The Presidential Debate: Myth versus Myth
I wrote this before the Obama-Romney debate:
The debate that will pit the two candidates against each other will also show us two fundamentally different ideas of government going head to head. I don’t mean the Republican versus Democrat ideas. I mean something much bigger than that.
We have debates because we have a long tradition of democracy as an exercise of reason. The people learn the facts, analyze them thoughtfully, and then draw rational conclusions about which policies will benefit them and their community most. That’s the myth of democracy -- myth not as a lie, but a story we tell ourselves to express our most fundamental assumptions about what life is like and how it should be lived.
This myth of democracy requires candidates to present facts and logical arguments to the people and then let the people decide on the basis of their own logic. To help that process along, candidates should engage in classical debates, the kind we learned about in high school: each side presents a sustained, coherent argument based on facts and rational analysis. Then each side gets to pick apart the other side’s facts and reasoning systematically, point by point.
Of course that’s not what political debates do in 2012. They haven’t done that for a long time. The modern presidential debate started with Nixon and Kennedy in 1960. It’s no coincidence that theirs was the first presidential contest held when virtually all voters owned televisions. Since1960, the debates have been, above all, TV shows -- infotainment at best, and sometimes nothing but sheer entertainment.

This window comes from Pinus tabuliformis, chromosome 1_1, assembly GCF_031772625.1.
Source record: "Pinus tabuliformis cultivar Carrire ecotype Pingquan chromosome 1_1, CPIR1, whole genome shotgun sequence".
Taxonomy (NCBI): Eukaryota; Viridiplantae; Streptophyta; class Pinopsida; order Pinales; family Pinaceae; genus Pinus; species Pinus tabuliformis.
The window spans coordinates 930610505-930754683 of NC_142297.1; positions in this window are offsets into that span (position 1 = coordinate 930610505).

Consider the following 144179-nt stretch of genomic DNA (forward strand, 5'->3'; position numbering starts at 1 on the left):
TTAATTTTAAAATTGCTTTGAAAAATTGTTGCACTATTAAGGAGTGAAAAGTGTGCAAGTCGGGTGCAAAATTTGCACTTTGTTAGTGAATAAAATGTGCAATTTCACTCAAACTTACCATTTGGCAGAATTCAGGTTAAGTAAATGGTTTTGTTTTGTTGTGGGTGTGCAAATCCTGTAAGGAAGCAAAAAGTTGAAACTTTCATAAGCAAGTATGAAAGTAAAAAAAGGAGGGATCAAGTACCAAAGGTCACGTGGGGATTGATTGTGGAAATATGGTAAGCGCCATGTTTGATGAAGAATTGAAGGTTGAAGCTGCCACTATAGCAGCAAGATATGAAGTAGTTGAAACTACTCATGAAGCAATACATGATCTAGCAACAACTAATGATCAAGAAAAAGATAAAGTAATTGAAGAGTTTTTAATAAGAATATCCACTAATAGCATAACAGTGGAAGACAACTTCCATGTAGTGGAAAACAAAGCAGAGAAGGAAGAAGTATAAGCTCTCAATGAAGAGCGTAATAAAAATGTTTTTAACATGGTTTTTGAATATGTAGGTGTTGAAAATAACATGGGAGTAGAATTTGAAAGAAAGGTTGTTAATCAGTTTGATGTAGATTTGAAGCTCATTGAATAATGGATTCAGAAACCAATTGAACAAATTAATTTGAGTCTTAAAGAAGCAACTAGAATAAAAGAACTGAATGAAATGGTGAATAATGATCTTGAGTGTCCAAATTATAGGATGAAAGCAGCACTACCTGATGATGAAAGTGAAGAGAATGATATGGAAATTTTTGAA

What we remember most about that 1960 debate is nothing that either candidate said, but the poor make-up job that left Nixon looking like he’d forgotten to shave. The words we remember most from later debates are not substantive ideas but entertaining one-liners: Ronald Reagan’s “There you go again” or Lloyd Bentsen’s “You’re no Jack Kennedy.” They gave us a good laugh. They were great theater.
We should not laugh at the notion of government as good theater. It has its own rich mythic tradition. The eminent anthropologist Clifford Geertz, studying the pomp and ritual of the royal court in medieval Java, called it the “theater state.” It’s a concept that goes far to explain government in every empire and monarchy -- and very possibly in our contemporary version of democracy, too.
In the “theater state,” the main job of the ruler and his or her court is to keep performing a traditional set of ritualized public performances. As long as they keep performing properly -- the theory goes -- the society (and, it’s often believed, the whole world) will keep on running in its smooth, orderly, eternal pattern. So the pomp and pageantry are not just the trappings of power; they’re the essence of power.
The royal court is housed in a magnificent capital city to send the mythic message that the court is the splendid center of a splendid society (and again, it’s often believed, a splendid world). As long as the court maintains its perfect structure without fail, the whole society (and perhaps the whole world) will maintain its structure too. All will be in balance as long as the center is in balance.
So nothing -- not even the worst disasters, human-made or natural -- may be allowed to perturb the implacable equanimity of the ruler and the court. No matter what happens, the show must go on.